S  a  n    R  a  f  a  e  l    F  i  l  m  s
An Interview with Patricia Lacy Collins
By Dr. Debra D. Andrist
Cullen Professor of Spanish - University of St. Thomas, Texas
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How did San Rafael Films get its start?
With the optimistic thought that a friend, Bob Cozens, might be
interested in making a film about a subject I had researched: Holy
Week in San Miguel de Allende.  I hoped Bob, with much experience
and success in documentary production, might undertake developing
a film on the subject—and I might serve as research assistant.

Why is it named after San Rafael?
Another friend had a craft business in Mexico and needed help with distribution.  We discussed
working together as we sat on the steps of the church of San Rafael.  In time, the distribution
project faded and the film project emerged. The archangel Rafael is a formidable patron.

How did you get interested in film production in the first place?
I wrote a small book , HOLY WEEK IN SAN MIGUEL.  But I knew that films, particularly those
shown by PBS,  reach vastly more people than single books.

Who else is involved artistically and financially?
Bob Cozens, (Robert S. Cozens) is co-producer and director.   Bill Moore, of POV studios, is editor.
Crew members from Texas and Mexico.  Countless people have been and are valued participants
in the work.  The Southwest Alternate Media Project (SWAMP)  and the University of St. Thomas ,
Houston, as financial sponsors, provide non-profit status for the work.  Both accept for us grants
from foundations and individuals.  

What are the goals/motivations of the San Rafael Films?
Cultural understanding.  Demographic changes in the United States are part of a “long duration”
historical process, a major and irreversible process.  We can benefit from the growing Hispanic
population to the extent that we understand their rich spiritual heritage. We need the conviction and
moral strength the Hispanics can provide.

Why Mexico?
I know parts of Mexico and have visited there over 35 years.  Also, the largest part of the Hispanic
or Latino population in the United States is from Mexico.

Why religious topics?  
Popular piety in Mexico is strong—and it is visual.  So visual that when Bob Cozens first saw my
collection of Holy Week photographs, he didn’t tell me but he knew immediately that we could
make a powerful film..

Tell about your first film from conception to distribution.
Bob suggested that I draft a script for him to take to Ken Lawrence, program director for Houston
public television.  He also said that if I found some of the funding I would have a stronger say in
story development.  Once in, I couldn’t let go.

It took three years to find the financial support, do the filming and editing, and finally see Darkness
into Light: Semana Santa, San Miguel broad cast on our local PBS, Channel 8.  We finished in
time for Ken to schedule it for Easter Sunday, 1997.  It has played locally every Easter week since.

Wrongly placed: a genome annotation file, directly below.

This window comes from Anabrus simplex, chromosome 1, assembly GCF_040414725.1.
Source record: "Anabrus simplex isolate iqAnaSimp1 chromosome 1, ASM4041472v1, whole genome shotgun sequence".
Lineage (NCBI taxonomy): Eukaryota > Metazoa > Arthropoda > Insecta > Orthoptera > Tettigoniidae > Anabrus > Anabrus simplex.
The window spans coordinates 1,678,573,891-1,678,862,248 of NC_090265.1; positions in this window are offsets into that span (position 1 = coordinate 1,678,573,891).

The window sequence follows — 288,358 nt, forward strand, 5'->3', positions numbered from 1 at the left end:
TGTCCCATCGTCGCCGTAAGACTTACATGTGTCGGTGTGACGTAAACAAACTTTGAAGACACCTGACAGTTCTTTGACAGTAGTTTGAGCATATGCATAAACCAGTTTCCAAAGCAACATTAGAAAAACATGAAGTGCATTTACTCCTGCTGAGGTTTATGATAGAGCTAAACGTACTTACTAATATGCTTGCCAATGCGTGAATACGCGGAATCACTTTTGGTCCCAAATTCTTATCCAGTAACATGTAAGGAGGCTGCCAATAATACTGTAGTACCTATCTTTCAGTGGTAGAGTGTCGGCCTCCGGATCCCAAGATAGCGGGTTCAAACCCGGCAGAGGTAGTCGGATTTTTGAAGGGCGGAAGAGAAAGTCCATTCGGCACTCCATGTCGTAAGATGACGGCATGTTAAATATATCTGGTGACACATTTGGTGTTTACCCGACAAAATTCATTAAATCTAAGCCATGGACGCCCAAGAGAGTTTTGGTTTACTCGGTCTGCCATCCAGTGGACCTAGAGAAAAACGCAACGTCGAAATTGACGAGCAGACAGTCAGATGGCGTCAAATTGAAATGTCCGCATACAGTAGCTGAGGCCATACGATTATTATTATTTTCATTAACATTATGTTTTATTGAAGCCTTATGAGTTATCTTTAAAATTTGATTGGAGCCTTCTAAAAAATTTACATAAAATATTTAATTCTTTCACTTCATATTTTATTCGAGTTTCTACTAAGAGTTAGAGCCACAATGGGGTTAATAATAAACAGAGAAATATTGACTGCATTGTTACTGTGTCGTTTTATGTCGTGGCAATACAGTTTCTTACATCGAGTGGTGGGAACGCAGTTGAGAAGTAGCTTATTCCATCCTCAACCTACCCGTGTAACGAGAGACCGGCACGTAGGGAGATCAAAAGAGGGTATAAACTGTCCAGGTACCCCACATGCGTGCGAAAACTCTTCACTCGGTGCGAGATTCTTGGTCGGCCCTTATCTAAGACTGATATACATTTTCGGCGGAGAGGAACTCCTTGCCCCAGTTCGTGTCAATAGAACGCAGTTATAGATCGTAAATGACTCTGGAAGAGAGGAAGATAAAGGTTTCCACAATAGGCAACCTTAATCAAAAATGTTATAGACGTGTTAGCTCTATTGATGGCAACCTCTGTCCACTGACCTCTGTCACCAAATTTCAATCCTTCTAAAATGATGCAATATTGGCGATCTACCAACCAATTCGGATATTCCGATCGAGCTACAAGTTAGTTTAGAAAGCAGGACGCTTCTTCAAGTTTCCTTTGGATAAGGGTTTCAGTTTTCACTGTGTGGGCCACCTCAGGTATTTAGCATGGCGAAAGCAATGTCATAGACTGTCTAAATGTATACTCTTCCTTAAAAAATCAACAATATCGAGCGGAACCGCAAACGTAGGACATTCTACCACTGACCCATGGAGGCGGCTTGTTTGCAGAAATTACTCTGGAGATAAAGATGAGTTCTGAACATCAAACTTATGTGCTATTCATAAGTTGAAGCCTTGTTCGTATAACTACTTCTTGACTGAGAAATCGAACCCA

The National Educational Television Association picked it up in 1999 and has made it available to
public broadcasting stations nationwide.  It has been broadcast to well over 30 million
households in the US.  Cable EWTN has given the film repeat broadcasts since 2000; it reaches
44 million households in the US.
 
Tell about your second film from conception to distribution.
Before I expected to start, we began a film about Mexican devotions to the Virgin Mary.  Guadalupe,
Mother of All Mexico is a beautiful account of the role of the Virgin Mary in drawing the people to the
Christian faith.  It tells the first part of the spiritual journey of the Mexican people.  Semana Santa,
San Miguel falls into place as the central story, and  Following the Spirit  will complete the account.

What have been the reactions of the public and the film industry to the
films?
Good reactions.  Guadalupe, like Semana Santa, has been broadcast by multiple public
broadcast stations and by EWTN.   Conservatively, I think they have been broadcast to over 50
million television households.  The beauty is, the films are classic, timeless, and rich in content;
so they can be viewed over and over.   I can always tell when EWTN has broadcast because the
phone starts ringing right away: people want to have video copies.   

International film festivals have granted both films significant awards.

Tell about you third ((current) film from conception to distribution.  
Following the Spirit has required four years to develop.  It studies an important and difficult
subject:  the  separation of church and state in Mexico,.  The film explores a prolonged struggle
that finally is approaching a positive conclusion:  people of all convictions can now begin to live
their beliefs freely and openly.

Mexican scholars and intellectuals such as Guadalupe Jimenez Codinach, Manuel Ramos, Jean
Meyer, and Elena Poniatowska  throw light on aspects of this subject.  Their accounts indicate that
freedom to live according to conscience is a basic condition for all human rights.  The Day of the
Dead, the revived Feast of Corpus Christi, these  events dramatize Mexico’s irrepressible popular
piety.    This is some finale!

What does the future hold for San Rafael?
The series is a pioneer treatment of an important subject.   We want to maximize its use.
Edward Olmos recently narrated Guadalupe and Semana Santa, San Miguel. His narration of all
three films helps provide unity and weight for the series.

Now  we will concentrate on broadcast distribution—national and international, for English and  
Spanish language audiences.  We also will develop nonbroadcast use, including broad academic
uses.  We have a lot of work to do for the series.  It deserves it.